By Philip Hunt A pastor friend of mine here in Zambia is writing the dissertation for his PhD on the subject “The sensitive handover of missions work from pioneer missionaries to indigenous leaders.” He emailed with some questions, stating that what God has done in the ministry here is “the best example I have seen of a seamless handover from a missionary to an indigenous pastor.” Well, if that is so, then it is only because of the goodness of God and by His grace.
The questions my friend asked stimulated much thinking on my part. Over the course of a couple posts, I will share some of those thoughts.
Question: Was there anything in your past experience or reading that helped you to avoid the pitfalls of missionary/natives relationships?
Answer: I had observed as a young missionary what seemed to me to be a "colonial missionary" mentality in dealing with churches, ministries and men. It seemed to me that all too often the final chapter in these relationships are filled with hurt feelings, mistrust, ungodly takeovers, unrighteous responses on both sides. Our confidence was that it did not have to be that way, in fact should not be that way. The missionary must honestly believe in God's work of grace in the lives of the disciple. He must genuinely see his brother as an equal, one to work side by side with and for. To embrace the joy of submitting to his brother as the Lord raises him to a position of leadership.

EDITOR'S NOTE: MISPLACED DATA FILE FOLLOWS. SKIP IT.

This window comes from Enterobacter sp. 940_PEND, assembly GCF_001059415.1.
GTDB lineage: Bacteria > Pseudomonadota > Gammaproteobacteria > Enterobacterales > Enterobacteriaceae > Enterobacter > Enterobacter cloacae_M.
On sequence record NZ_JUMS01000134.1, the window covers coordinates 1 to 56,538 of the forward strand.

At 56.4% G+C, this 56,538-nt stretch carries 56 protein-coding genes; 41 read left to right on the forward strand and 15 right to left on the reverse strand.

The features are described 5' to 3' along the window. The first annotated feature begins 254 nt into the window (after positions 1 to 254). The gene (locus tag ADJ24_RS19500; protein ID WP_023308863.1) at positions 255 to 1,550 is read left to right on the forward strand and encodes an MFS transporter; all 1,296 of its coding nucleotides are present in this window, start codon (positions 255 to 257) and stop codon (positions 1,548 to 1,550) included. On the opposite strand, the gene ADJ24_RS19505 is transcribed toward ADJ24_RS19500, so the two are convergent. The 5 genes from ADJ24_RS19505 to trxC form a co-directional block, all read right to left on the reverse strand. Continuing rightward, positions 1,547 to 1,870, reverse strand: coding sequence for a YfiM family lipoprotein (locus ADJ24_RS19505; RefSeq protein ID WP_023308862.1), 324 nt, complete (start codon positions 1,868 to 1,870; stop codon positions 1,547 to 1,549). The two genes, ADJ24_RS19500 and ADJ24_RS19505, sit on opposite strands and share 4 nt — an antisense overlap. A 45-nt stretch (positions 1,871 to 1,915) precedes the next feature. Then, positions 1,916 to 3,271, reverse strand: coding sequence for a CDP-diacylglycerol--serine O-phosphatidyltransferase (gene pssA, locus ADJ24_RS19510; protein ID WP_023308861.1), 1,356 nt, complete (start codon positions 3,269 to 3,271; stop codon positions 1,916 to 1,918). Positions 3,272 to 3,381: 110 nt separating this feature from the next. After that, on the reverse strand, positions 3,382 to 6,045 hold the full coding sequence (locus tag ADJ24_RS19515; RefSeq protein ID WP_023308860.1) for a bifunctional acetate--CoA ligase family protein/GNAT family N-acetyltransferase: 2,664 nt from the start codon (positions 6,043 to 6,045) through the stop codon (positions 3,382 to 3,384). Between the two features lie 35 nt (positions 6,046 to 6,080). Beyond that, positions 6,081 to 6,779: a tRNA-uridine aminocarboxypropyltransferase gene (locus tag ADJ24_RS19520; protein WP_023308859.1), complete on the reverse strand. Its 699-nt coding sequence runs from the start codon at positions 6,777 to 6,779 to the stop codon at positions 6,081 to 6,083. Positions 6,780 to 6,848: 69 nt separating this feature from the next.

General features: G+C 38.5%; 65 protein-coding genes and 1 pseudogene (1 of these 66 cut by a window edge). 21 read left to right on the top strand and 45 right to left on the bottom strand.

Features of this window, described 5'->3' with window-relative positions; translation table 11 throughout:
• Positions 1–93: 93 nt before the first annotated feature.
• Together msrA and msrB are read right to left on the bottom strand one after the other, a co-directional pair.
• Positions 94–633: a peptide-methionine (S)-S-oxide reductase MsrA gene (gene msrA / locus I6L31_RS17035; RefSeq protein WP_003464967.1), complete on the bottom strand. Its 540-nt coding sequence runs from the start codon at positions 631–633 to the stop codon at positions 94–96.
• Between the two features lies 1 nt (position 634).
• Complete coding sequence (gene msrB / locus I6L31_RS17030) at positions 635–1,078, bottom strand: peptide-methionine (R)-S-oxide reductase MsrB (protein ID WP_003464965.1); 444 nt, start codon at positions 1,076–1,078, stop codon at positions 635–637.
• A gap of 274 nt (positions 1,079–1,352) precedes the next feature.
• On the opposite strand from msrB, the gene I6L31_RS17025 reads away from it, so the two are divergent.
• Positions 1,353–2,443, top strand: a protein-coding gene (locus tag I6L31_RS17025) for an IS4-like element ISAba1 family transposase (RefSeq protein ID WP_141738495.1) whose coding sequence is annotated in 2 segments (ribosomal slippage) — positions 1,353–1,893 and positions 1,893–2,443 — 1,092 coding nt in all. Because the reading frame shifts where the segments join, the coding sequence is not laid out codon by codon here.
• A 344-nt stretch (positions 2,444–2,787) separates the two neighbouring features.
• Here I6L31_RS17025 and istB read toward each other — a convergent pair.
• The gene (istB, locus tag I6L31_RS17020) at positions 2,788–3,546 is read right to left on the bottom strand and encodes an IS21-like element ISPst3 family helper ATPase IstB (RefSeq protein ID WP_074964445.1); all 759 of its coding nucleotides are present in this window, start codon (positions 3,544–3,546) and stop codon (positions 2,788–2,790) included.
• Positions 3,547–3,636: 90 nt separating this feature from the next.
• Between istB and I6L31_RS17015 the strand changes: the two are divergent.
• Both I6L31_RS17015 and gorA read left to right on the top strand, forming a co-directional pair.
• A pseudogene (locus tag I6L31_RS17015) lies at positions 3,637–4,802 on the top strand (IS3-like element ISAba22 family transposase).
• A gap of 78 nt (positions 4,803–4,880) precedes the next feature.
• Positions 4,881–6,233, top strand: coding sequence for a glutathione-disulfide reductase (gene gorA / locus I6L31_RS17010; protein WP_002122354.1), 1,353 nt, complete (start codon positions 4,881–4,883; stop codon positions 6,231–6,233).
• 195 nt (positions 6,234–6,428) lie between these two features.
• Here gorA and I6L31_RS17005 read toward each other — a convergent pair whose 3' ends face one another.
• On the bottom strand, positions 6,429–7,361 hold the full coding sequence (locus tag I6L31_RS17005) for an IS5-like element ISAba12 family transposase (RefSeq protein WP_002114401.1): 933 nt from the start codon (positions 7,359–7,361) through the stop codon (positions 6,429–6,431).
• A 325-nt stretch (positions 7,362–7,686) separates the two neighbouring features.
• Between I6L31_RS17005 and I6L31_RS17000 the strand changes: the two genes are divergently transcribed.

It has been my experience that in the discipleship process of training and empowering godly leaders there is a definable cycle that takes place. Initially the new convert is learning everything from the mentor, asking questions, soaking things up. As the process of spiritual growth takes place the relationship becomes more of a two way street. Eventually, the relationship develops where the mentor is now going to the disciple with questions, seeking counsel and advice. It is in this third stage that true friendship in ministry is established. This is based upon mutual respect, acknowledgment of God's work of grace, a humility that recognises that counsel is needed and can be found within the relationship. The goal is transparency in the context of genuine respect and mutual appreciation.
A pitfall that must be avoided involves the issue of ownership. If the missionary feels ownership because he has done all of the work, invested all of the money etc. then it will be very difficult for him to hand off. It will also be more difficult for the one being handed to. Somehow the missionary must walk through an intentional process of handing off ownership of the ministry to the godly men and women being discipled so that when the actual transition takes place the church and the new leader continue to do what they have already been doing. So often we from the west want to ensure that things are done in a certain way or at a certain standard, so we keep taking over from those young disciples who are trying to lead. We must allow them to make decisions, sometimes they will fail, and sometimes they will succeed extraordinarily, but if we never give our disciples opportunity for increased responsibility and leadership then we are setting them up for failure.